Born on Merseyside at Birkenhead (13 January, 1859 GRO), the artist studied in Germany, in London at Heatherly's, and in Paris at Julian's Atelier, working primarily in watercolour. He came to Newlyn from Polperro where he first painted in c1890, but may have been present earlier than this.
Stanhope FORBES remarked wittily that Rheam had been 'imported' to bulk up the Newlyn cricket side. By the 1891 Census he was living at St Peters, Newlyn (aged 32 years) as a boarder, with Samuel Green ENDERBY boarding in the same house. A first cousin of Henry Scott TUKE, Rheam was so pleased with Newlyn that he remained for the rest of his life.
A staunch Quaker, his paintings were in a romantic, late Pre-Raphaelite style. At the Opening Exhibition of NAG (1895) a reviewer commented, “Among the watercolour men who choose figure subjects Mr Rheam is conspicuous; his Belle dame sans merci, which was sold, is as complete a realisation of the heroine of Keat's poem as any artist is ever like to give us.” He also showed Wrecked, At the Window and Gorse. In that same year at the 'Sketch Exhibition' he showed seven pieces of work and sold them all, the best seller of the show. In 1897 he lived at Boase Castle Lodge, Belle Vue in Newlyn, which he and his wife Alice Elliott Rheam took over from the Madderns (who gave up their lodging house after many years). From that same year, Rheam became the Hon Secretary/Curator of the Newlyn Society of Artists (NSA) and continued loyally in that post until his death in 1920 (14 November, age 61, GRO).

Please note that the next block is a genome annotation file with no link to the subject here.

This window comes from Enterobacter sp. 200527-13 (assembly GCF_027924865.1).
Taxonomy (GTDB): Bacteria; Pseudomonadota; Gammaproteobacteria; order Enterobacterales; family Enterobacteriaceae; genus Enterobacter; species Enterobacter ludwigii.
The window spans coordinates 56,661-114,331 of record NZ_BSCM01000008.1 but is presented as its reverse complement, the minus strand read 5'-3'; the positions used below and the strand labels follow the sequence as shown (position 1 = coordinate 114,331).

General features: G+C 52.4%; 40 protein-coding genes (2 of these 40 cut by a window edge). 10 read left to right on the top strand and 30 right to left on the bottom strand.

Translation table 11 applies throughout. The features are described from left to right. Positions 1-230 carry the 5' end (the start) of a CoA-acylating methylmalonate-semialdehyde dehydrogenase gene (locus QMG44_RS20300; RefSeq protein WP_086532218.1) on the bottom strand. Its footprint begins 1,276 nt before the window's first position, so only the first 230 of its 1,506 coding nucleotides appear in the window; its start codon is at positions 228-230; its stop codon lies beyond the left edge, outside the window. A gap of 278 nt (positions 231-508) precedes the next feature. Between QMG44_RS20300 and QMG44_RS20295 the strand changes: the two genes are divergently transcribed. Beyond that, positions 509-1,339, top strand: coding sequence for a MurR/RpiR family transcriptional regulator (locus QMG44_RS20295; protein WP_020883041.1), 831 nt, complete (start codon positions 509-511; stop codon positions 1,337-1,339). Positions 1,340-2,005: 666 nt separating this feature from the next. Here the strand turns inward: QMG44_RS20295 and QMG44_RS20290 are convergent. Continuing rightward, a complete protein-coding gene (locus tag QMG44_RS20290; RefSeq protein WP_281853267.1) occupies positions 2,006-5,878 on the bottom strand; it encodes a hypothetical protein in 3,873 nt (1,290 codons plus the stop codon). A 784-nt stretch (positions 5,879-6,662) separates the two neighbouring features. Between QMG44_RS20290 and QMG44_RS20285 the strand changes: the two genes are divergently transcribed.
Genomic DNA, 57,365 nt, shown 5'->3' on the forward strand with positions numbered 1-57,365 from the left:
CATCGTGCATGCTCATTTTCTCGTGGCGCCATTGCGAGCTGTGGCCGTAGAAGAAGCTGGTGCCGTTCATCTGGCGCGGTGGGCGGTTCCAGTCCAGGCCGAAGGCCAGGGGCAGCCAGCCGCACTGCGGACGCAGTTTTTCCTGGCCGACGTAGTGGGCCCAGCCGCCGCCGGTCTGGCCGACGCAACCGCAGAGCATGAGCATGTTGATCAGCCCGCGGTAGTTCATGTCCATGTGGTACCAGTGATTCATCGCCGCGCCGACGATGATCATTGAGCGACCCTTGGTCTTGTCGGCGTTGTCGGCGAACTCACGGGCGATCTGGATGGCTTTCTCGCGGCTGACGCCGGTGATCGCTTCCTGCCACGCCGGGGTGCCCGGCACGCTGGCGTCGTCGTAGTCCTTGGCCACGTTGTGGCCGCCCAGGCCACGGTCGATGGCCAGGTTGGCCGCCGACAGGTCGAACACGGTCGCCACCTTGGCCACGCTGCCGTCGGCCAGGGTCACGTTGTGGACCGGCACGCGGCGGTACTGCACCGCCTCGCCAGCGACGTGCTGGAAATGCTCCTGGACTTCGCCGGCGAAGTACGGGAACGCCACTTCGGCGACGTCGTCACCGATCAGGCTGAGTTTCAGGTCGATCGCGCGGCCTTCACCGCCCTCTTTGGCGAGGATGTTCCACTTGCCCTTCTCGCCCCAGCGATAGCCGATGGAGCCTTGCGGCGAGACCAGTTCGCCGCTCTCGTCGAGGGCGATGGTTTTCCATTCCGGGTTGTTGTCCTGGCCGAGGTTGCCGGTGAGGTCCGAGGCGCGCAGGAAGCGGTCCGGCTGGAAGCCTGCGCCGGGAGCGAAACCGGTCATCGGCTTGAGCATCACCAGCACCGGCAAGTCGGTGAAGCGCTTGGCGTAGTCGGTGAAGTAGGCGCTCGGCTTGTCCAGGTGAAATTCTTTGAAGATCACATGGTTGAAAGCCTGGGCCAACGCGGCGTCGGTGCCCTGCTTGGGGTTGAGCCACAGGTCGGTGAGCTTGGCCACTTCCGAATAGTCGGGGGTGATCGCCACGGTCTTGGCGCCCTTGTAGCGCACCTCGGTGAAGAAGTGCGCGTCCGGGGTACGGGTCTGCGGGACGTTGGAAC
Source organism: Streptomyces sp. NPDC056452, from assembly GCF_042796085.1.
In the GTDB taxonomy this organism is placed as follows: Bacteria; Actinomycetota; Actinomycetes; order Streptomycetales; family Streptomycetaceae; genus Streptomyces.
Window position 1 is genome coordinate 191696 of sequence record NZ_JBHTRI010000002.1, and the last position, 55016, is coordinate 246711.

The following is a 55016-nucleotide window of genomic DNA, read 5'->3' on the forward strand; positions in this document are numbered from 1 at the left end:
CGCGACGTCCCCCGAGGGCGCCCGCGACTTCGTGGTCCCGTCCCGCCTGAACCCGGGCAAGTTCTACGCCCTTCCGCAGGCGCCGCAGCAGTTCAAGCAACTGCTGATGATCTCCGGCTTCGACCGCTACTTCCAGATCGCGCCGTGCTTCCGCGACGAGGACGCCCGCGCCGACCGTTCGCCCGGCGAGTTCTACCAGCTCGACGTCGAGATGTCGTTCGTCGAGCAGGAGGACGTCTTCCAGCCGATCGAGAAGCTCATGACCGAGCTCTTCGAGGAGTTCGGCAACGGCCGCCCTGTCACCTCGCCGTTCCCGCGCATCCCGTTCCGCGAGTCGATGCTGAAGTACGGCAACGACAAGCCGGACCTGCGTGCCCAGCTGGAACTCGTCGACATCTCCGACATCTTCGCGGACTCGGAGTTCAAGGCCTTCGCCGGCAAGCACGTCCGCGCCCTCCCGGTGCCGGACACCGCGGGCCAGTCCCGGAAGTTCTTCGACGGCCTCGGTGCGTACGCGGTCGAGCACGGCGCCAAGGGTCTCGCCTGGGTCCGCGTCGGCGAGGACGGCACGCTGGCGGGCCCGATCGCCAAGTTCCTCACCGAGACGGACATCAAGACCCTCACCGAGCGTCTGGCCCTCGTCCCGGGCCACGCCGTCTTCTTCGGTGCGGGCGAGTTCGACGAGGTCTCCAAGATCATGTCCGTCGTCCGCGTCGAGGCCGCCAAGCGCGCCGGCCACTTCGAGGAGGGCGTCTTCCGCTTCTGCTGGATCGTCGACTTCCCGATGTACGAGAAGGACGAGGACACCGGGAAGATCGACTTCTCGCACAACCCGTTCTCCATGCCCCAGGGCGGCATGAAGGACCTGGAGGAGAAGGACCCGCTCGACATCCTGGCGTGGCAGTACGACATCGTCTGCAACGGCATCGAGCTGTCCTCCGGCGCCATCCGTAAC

In 1903, amongst other exhibits, he sold both Sketch for Pandora and Melisande to the then Bishop of Ripon. His curatorship meant quite arduous administration duties in addition to an active painterly and cricketeering life. The Rheams remained in Newlyn until about 1914 when they moved to West Lodge in Alverton (Penzance).